I ended up continuing my quest for 3D scans from caves. The entire cave is too big for my iPhone lidar sensors, which has only 4-5 meter range, when the big hall is 50 meters across. But I did scan two smaller rooms from the cave, the Lower Mud Flat and Helictite Rooms.

There's a nice rotate-on-your-screen version of these 3D models here and here. The corresponding 3D models can be downloaded in GLB format here and here, and in Blender format here and here.

Here's a snapshot of the Helictite Room model:


There's also a video of the models rotating around:


Nice cave forms:





But boy, do they have rules in the Moaning Caverns. Check this out:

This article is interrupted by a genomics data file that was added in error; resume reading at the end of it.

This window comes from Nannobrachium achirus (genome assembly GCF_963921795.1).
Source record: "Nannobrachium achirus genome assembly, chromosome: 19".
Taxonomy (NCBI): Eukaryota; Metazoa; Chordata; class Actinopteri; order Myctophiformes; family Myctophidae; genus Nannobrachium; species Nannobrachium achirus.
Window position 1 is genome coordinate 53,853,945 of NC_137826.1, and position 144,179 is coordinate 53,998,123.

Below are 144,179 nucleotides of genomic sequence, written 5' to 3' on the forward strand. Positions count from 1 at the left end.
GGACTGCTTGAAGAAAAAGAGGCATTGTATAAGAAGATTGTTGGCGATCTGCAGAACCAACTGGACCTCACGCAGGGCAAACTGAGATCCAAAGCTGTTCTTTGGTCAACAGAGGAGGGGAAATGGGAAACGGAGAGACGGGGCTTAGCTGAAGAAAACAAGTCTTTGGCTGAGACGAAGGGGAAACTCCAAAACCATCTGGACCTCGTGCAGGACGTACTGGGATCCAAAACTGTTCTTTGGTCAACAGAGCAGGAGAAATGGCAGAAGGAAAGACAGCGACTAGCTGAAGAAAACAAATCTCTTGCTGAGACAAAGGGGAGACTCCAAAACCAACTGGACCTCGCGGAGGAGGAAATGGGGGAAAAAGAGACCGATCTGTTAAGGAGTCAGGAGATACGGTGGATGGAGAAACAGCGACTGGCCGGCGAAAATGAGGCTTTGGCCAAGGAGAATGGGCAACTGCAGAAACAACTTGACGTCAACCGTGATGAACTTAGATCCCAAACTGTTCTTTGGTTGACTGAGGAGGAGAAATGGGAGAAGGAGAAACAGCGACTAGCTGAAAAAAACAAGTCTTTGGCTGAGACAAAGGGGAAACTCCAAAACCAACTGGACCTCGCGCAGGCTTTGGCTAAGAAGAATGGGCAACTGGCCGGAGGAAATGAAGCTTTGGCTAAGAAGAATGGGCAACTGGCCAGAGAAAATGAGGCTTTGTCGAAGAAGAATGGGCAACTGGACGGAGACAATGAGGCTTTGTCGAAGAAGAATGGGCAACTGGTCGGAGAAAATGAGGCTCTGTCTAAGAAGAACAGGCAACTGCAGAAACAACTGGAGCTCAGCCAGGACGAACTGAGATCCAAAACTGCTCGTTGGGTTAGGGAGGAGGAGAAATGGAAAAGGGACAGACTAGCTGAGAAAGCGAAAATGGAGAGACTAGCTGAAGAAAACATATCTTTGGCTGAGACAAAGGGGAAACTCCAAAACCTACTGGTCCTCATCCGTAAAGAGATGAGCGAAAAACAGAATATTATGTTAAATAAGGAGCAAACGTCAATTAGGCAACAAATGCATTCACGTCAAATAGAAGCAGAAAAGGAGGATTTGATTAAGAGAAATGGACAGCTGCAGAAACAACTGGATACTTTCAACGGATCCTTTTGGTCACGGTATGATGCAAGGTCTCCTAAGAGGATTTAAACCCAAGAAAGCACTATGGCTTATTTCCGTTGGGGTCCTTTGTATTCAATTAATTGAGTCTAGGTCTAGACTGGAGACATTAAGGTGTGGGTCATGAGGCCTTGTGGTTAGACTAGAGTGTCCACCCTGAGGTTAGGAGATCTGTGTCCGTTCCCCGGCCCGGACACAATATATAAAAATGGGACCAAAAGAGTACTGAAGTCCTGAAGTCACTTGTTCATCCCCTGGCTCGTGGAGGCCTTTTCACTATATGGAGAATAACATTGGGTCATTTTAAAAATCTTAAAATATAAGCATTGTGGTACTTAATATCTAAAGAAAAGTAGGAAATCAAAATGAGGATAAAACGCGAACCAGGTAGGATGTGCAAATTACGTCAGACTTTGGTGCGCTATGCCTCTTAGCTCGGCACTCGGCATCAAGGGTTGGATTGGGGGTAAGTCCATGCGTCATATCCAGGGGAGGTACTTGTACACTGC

And an advertisement for the expedition tour. $95, or with tax $115:


And here's me on site:


The Moaning Caverns website is here, and the wikipedia article here. If you decide to take on the adventure tour, ask for Tyler -- he's an expert guide and can take you to all places that you could possibly want to go to, and more :-)

This article has also been published at TGR. Read more urban exploration stories from theurbanexplorer.net, and other underground stories from planetcaver.net. Read the full Planetskier series at planetskier.net, or all blog articles from Blogspot or TGR. Photos, videos, and text (c) 2022 by Jari Arkko except where otherwise indicated. All rights reserved.